Sn 4.12
Cula-viyuha Sutta: The Lesser Array
translated from the Pali by
Thanissaro Bhikkhu

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"Dwelling on their own views, quarreling, different skilled people say: 'Whoever knows this, understands Dhamma. Whoever rejects this, is imperfect.' Thus quarreling, they dispute: 'My opponent's a fool & unskilled.' Which of these statements is true when all of them say they are skilled?" "If, in not accepting an opponent's doctrine, one's a fool, a beast of inferior discernment, then all are fools of inferior discernment — all of these who dwell on their views. But if, in siding with a view, one's cleansed, with discernment made pure, intelligent, skilled, then none of them are of inferior discernment, for all of them have their own views. I don't say, 'That's how it is,' the way fools say to one another. They each make out their views to be true and so regard their opponents as fools." "What some say is true — 'That's how it is' — others say is 'falsehood, a lie.' Thus quarreling, they dispute. Why can't contemplatives say one thing & the same?" "The truth is one,[1] there is no second about which a person who knows it would argue with one who knows. Contemplatives promote their various personal truths, that's why they don't say one thing & the same." "But why do they say various truths, those who say they are skilled? Have they learned many various truths or do they follow conjecture?" "Apart from their perception there are no many various constant truths in the world.[2] Preconceiving conjecture with regard to views, they speak of a pair: true & false. Dependent on what's seen, heard, & sensed, dependent on precepts & practices, one shows disdain [for others]. Taking a stance on his decisions, praising himself, he says, 'My opponent's a fool & unskilled.' That by which he regards his opponents as fools is that by which he says he is skilled. Calling himself skilled he despises another who speaks the same way. Agreeing on a view gone out of bounds, drunk with conceit, thinking himself perfect, he has consecrated, with his own mind, himself as well as his view. If, by an opponent's word, one's inferior, the opponent's of inferior discernment as well. But if, by one's own word one's an attainer-of-wisdom, enlightened, no one among contemplative's a fool. 'Those who teach a doctrine other than this are lacking in purity, imperfect.' That's what the many sectarians say, for they're smitten with passion for their own views. 'Only here is there purity,' that's what they say. 'In no other doctrine is purity,' they say. That's how the many sectarians are entrenched, speaking firmly there concerning their own path. Speaking firmly concerning your own path, what opponent here would you take as a fool? You'd simply bring quarrels on yourself if you said your opponent's a fool with an impure doctrine. Taking a stance on your decisions, & yourself as your measure, you dispute further down into the world. But one who's abandoned all decisions creates in the world quarrels no more."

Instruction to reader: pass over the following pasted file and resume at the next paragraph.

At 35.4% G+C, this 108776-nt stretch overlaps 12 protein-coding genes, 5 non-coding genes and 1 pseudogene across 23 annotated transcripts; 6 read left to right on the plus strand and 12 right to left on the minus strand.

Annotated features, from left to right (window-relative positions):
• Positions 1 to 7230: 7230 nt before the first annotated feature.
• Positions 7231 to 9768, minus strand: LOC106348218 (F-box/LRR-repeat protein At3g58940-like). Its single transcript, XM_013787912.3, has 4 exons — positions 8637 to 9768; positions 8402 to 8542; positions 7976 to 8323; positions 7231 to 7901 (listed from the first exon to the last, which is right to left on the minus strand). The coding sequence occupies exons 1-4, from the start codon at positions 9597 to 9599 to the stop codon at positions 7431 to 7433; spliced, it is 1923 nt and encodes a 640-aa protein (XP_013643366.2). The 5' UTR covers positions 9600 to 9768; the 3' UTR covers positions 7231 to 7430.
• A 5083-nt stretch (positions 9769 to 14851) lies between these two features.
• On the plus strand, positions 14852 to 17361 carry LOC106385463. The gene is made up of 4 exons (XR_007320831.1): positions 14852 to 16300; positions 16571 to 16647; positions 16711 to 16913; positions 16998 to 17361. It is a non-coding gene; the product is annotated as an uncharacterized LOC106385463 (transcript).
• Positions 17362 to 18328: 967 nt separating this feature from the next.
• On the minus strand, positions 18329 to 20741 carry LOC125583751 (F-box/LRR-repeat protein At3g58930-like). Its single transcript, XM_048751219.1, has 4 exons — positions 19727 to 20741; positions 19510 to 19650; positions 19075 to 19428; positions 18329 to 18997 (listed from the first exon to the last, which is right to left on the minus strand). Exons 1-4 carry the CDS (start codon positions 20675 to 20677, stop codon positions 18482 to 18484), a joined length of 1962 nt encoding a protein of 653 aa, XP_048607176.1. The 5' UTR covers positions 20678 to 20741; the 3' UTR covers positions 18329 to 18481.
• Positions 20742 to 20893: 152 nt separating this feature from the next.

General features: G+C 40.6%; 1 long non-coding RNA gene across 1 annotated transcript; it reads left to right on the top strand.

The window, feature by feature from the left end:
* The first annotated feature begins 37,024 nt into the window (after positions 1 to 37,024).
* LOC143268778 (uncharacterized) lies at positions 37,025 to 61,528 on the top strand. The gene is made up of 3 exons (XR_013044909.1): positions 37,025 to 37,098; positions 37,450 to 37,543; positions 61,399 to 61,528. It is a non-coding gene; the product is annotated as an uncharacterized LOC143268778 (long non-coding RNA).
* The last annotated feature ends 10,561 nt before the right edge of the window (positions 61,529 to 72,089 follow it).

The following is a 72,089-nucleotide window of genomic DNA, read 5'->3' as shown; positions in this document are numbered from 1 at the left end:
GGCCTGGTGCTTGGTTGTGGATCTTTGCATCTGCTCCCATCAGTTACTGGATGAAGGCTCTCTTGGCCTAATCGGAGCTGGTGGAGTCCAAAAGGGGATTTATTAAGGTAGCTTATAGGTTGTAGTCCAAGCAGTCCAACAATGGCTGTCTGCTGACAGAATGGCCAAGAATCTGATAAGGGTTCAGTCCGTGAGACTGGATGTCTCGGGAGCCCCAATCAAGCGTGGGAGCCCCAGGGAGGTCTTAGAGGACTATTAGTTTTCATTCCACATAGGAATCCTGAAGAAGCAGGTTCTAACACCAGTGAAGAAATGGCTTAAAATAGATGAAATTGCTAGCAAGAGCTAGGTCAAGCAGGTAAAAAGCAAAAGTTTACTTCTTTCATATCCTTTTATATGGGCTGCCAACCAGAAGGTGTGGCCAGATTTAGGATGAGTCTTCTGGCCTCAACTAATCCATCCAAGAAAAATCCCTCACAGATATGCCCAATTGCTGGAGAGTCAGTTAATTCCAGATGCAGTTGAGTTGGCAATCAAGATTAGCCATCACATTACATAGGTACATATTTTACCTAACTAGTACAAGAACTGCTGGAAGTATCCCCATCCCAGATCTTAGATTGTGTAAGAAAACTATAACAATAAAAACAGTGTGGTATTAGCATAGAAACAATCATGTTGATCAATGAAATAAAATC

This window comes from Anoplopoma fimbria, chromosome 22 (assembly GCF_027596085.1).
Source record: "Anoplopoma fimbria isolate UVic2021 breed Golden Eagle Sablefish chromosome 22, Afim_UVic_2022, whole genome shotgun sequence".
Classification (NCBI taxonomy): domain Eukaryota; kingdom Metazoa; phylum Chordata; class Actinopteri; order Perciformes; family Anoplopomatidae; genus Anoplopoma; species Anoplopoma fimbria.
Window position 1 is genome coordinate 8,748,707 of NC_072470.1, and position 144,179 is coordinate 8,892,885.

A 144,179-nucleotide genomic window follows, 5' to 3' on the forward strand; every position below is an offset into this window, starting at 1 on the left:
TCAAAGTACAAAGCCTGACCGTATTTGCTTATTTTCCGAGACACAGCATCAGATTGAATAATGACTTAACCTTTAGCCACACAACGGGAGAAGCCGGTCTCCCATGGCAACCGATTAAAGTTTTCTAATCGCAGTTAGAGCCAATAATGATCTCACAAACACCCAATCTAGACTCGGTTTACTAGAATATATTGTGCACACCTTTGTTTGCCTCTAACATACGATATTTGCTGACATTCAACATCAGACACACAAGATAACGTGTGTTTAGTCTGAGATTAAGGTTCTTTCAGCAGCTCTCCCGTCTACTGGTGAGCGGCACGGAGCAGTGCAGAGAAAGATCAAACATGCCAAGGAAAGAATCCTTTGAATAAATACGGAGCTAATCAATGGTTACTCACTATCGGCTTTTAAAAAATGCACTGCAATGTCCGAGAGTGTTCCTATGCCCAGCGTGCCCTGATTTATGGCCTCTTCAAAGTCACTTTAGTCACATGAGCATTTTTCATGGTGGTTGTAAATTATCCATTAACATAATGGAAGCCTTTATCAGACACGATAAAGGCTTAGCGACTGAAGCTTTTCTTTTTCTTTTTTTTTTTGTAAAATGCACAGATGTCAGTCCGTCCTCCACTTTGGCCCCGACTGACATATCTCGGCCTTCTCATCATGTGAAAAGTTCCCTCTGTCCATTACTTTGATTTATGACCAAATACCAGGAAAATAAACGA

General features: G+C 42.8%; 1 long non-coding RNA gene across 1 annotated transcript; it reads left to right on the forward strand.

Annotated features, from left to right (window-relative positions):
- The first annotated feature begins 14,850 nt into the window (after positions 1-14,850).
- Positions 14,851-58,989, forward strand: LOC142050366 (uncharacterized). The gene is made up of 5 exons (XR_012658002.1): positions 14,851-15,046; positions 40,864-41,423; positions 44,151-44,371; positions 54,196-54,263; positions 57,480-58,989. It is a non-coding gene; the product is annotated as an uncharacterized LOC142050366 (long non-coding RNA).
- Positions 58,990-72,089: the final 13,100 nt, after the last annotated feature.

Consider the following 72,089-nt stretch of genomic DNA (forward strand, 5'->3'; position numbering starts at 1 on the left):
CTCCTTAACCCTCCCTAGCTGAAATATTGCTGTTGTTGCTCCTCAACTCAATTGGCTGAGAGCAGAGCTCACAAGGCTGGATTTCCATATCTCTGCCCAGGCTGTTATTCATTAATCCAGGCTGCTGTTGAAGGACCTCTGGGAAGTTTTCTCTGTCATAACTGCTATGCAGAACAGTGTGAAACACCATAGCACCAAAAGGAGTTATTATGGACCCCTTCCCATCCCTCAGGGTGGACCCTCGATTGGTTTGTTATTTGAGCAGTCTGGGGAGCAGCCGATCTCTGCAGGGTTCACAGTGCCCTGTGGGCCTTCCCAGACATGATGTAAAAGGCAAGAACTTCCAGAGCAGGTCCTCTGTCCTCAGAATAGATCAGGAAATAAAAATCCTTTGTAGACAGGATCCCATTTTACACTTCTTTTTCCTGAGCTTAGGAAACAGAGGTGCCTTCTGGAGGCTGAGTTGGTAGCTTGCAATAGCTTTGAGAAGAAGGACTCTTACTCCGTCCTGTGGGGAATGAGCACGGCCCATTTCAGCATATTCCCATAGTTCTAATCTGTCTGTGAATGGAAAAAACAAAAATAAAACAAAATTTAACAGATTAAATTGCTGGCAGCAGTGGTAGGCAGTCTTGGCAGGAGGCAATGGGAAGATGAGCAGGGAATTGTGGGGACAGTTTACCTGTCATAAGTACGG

"The truth is one": This statement should be kept in mind throughout the following verses, as it forms the background to the discussion of how people who preconceive their conjectures speak of the pair, true and false. The Buddha is not denying that there is such a thing as true and false. Rather, he is saying that all entrenched views, regardless of how true or false their content might be, when considered as events in a causal chain behave in line with the truth of conditioned phenomena as explained in the preceding discourse. If held to, they lead to conceit, conflict, and states of becoming. When they are viewed in this way — as events rather than as true or false depictions of other events (or as events rather than signs) — the tendency to hold to or become entrenched in them is diminished.
On the role of perception in leading to conflicting views, see the preceding discourse.

See also: AN 10.93; AN 10.96.